One of the main goals of the Transportation and Engineering Division of Jefferson County is to ensure our roadways are both safe and efficient by using a variety of tools, resources, and technology. The process of identifying, evaluating, and planning safety improvements on public roadways within unincorporated Jefferson County consists of community input, analyzing historical traffic data, and evaluating the current and future needs of our roadway system.
Throughout Jefferson County, Transportation and Engineering is constantly working to identify areas where safety improvements will have the greatest positive impact for all roadway users. These locations then get added to our Safety Improvement Program (SIP) projects list where we work towards a solution. This section will highlight recently completed safety improvement projects as well projects that have been planned.
Using a roadway safety analytics tool (Vision Zero Suite), Jefferson County collects and analyzes data pertaining to crashes on county-maintained roadways. The county then uses this tool and data to help guide decision-making related to safety improvements. This section will highlight the goal of safety and how we work towards reducing crash potential using crash data from within unincorporated Jefferson County between 2011 through 2021.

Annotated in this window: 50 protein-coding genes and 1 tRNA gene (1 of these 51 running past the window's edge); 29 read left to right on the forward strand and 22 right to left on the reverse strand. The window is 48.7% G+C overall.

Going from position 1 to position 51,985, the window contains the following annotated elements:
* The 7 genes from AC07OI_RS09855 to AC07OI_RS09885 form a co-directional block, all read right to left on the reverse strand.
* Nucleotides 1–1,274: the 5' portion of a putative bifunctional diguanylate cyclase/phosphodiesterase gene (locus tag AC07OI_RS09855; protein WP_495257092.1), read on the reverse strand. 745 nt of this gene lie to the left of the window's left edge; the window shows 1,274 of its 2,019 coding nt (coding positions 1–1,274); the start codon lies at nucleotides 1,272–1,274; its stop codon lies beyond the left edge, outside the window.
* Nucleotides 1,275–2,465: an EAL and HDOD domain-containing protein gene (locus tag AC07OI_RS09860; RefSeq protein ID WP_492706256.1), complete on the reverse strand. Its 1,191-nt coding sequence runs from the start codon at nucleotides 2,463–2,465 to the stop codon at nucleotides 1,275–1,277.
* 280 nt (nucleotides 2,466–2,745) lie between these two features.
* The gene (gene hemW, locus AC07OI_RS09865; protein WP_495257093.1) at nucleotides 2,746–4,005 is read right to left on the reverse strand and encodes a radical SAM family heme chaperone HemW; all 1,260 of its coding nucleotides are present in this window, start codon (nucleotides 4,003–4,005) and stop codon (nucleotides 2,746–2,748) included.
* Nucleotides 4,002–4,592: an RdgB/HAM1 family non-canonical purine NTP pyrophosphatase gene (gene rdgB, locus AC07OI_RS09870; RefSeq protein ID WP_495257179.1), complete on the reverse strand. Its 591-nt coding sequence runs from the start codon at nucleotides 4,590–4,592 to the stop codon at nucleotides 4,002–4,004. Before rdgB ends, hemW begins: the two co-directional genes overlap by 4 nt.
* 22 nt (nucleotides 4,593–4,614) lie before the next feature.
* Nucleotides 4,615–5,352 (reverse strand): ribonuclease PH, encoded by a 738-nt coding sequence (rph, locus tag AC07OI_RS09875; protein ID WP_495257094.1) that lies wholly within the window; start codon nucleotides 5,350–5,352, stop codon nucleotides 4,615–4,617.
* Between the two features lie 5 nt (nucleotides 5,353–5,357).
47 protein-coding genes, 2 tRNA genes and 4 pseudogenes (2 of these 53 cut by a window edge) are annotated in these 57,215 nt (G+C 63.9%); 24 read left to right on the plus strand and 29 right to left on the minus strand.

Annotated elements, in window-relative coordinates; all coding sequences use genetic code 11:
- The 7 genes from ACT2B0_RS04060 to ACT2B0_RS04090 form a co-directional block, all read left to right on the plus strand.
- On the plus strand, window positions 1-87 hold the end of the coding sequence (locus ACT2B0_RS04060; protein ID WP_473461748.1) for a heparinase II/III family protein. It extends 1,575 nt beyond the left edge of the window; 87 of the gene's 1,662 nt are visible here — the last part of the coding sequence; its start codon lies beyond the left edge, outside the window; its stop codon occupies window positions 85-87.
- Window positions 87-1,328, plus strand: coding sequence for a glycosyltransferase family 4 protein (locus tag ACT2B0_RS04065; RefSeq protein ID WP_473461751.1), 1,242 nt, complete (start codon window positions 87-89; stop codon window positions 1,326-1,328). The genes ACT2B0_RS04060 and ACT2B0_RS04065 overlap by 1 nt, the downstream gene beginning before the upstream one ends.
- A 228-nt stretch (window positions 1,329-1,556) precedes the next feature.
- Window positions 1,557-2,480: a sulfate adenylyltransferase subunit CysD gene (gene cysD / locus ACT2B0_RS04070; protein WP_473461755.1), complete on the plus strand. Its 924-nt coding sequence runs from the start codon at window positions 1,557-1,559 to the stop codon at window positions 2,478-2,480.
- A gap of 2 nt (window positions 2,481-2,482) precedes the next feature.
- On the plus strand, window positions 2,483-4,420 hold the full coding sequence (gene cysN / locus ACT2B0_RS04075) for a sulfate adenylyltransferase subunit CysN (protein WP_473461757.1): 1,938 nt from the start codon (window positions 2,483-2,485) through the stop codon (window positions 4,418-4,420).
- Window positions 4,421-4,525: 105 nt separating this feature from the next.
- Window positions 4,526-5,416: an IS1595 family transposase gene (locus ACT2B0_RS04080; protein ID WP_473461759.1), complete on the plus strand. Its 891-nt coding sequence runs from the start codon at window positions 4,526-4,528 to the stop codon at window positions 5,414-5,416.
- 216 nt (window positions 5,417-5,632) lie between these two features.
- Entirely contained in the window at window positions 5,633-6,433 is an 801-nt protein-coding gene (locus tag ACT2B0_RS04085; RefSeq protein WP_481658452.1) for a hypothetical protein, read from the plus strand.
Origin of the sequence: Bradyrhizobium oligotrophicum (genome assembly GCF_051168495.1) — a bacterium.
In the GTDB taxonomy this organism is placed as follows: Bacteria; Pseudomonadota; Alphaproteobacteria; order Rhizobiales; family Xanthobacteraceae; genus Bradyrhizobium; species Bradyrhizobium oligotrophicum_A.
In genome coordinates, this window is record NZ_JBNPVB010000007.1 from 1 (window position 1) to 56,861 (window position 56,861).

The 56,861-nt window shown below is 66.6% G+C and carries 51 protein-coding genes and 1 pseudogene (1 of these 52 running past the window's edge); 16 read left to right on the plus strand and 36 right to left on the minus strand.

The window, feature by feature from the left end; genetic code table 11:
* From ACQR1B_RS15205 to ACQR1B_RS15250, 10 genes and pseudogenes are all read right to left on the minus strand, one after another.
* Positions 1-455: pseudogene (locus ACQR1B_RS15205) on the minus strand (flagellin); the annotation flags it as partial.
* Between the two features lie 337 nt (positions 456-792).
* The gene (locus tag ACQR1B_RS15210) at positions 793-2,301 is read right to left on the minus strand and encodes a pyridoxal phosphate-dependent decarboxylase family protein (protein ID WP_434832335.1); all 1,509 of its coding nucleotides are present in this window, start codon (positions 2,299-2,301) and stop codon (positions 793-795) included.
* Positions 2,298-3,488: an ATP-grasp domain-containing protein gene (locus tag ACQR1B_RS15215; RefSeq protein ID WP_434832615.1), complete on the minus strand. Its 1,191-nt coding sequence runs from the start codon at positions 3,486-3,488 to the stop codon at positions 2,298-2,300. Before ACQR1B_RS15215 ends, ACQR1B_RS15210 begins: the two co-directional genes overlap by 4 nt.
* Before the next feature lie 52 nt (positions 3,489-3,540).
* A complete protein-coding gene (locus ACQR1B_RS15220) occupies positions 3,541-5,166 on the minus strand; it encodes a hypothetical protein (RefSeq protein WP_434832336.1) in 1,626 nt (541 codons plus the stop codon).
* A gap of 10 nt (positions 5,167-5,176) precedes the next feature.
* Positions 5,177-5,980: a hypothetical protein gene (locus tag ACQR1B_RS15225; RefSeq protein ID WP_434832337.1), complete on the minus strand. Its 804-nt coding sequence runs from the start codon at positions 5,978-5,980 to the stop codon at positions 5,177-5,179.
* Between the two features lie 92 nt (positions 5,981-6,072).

Jefferson County supports the goal of Vision Zero. Vision Zero is used in municipalities around the world and has been adopted by several communities in the Denver region. This safety-oriented approach focuses on a core principle that traffic fatalities and severe injuries on our roadways are preventable. With a proactive response that accounts for human error and roadway hazards, we can use data, technology, and collaboration to work towards safe mobility for all roadway users.
Jefferson County is responsible for maintaining over 3,500 miles of roadways. To ensure that we are providing an appropriate balance of safety and efficiency, a traffic calming toolkit is being developed to highlight different methods that the Transportation and Engineering Division considers for each unique application. This toolkit will explain when each traffic calming countermeasure, or “tool”, may be warranted as well as the benefits and drawbacks associated with each. Common tools currently used on county roadways include speed humps, medians, and additional striping. The Traffic Calming Toolkit will expand upon these existing treatments.